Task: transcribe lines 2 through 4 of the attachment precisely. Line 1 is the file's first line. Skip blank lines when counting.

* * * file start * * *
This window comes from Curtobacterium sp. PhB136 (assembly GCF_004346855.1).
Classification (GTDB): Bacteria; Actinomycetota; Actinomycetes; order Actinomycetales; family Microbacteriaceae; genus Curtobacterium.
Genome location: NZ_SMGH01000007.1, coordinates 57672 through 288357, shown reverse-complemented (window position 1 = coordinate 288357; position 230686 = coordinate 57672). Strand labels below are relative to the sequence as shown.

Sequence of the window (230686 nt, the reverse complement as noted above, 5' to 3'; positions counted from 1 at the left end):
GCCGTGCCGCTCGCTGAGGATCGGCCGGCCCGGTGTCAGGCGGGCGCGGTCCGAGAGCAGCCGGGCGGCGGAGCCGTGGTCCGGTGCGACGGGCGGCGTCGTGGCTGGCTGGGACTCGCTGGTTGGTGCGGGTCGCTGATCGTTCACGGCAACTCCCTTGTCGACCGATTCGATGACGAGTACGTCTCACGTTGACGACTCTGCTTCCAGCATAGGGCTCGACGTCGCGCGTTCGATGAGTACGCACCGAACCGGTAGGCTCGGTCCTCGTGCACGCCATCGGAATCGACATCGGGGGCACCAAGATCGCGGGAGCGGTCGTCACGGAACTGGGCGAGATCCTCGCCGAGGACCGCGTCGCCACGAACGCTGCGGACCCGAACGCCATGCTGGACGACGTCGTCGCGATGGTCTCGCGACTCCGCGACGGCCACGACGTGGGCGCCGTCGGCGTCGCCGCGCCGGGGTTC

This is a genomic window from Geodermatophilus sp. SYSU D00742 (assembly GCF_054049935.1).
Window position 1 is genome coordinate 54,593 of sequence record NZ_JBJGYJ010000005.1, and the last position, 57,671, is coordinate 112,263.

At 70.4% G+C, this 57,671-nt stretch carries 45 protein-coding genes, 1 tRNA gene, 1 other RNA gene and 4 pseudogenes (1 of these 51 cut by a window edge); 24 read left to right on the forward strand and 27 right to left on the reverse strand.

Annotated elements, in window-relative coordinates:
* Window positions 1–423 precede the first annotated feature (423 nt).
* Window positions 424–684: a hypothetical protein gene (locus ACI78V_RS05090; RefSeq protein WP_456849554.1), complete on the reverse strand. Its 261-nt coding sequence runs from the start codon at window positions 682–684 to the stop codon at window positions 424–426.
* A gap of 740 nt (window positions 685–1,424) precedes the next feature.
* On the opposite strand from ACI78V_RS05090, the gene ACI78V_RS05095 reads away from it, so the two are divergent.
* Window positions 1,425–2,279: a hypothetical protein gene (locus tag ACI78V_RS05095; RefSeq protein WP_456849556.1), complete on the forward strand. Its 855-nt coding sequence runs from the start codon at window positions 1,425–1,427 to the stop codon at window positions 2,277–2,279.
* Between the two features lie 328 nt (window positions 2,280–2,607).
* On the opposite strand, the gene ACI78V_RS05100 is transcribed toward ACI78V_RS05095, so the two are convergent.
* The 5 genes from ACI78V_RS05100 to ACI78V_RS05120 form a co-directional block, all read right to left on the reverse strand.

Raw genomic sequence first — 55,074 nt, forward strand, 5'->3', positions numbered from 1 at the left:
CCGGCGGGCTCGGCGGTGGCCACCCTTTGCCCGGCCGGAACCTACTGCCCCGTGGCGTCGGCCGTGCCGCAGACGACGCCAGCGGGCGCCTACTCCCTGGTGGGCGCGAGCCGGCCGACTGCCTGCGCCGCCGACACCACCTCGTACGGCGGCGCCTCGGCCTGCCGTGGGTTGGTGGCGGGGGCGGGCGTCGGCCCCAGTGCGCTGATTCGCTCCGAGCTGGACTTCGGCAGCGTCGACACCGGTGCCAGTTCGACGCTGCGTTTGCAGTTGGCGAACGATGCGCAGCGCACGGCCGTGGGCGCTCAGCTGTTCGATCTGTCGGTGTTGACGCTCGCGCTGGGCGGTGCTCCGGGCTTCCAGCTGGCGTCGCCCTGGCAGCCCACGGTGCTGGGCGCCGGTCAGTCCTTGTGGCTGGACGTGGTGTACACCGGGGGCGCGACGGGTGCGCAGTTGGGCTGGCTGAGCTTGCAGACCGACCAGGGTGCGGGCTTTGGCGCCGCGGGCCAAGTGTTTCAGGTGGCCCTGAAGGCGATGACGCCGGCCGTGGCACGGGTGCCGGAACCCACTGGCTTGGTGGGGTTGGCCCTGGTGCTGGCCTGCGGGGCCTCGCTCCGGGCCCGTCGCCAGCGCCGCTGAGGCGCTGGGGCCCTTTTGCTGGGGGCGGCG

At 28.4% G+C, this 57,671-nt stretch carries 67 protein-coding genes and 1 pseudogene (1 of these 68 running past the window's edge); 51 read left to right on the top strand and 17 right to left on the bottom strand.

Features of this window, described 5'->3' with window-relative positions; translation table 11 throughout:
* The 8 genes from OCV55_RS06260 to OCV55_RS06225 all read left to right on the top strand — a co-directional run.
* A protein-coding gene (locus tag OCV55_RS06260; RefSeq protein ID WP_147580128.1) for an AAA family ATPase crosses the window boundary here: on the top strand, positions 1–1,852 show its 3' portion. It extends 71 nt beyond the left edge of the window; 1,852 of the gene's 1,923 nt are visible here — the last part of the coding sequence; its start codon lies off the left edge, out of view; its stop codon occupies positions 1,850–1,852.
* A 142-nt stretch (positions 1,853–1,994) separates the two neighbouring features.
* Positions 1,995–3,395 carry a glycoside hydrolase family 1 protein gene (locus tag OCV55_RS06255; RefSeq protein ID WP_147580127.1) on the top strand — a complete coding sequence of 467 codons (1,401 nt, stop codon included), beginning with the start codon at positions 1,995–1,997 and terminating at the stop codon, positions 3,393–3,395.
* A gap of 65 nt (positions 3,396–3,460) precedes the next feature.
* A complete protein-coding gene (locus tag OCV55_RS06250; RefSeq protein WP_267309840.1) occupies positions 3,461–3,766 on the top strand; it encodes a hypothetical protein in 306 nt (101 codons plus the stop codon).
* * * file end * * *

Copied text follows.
Classification (GTDB): Bacteria; Actinomycetota; Actinomycetes; order Actinomycetales; family Microbacteriaceae; genus Curtobacterium.
Genome location: NZ_SMGH01000007.1, coordinates 57672 through 288357, shown reverse-complemented (window position 1 = coordinate 288357; position 230686 = coordinate 57672). Strand labels below are relative to the sequence as shown.

Sequence of the window (230686 nt, the reverse complement as noted above, 5' to 3'; positions counted from 1 at the left end):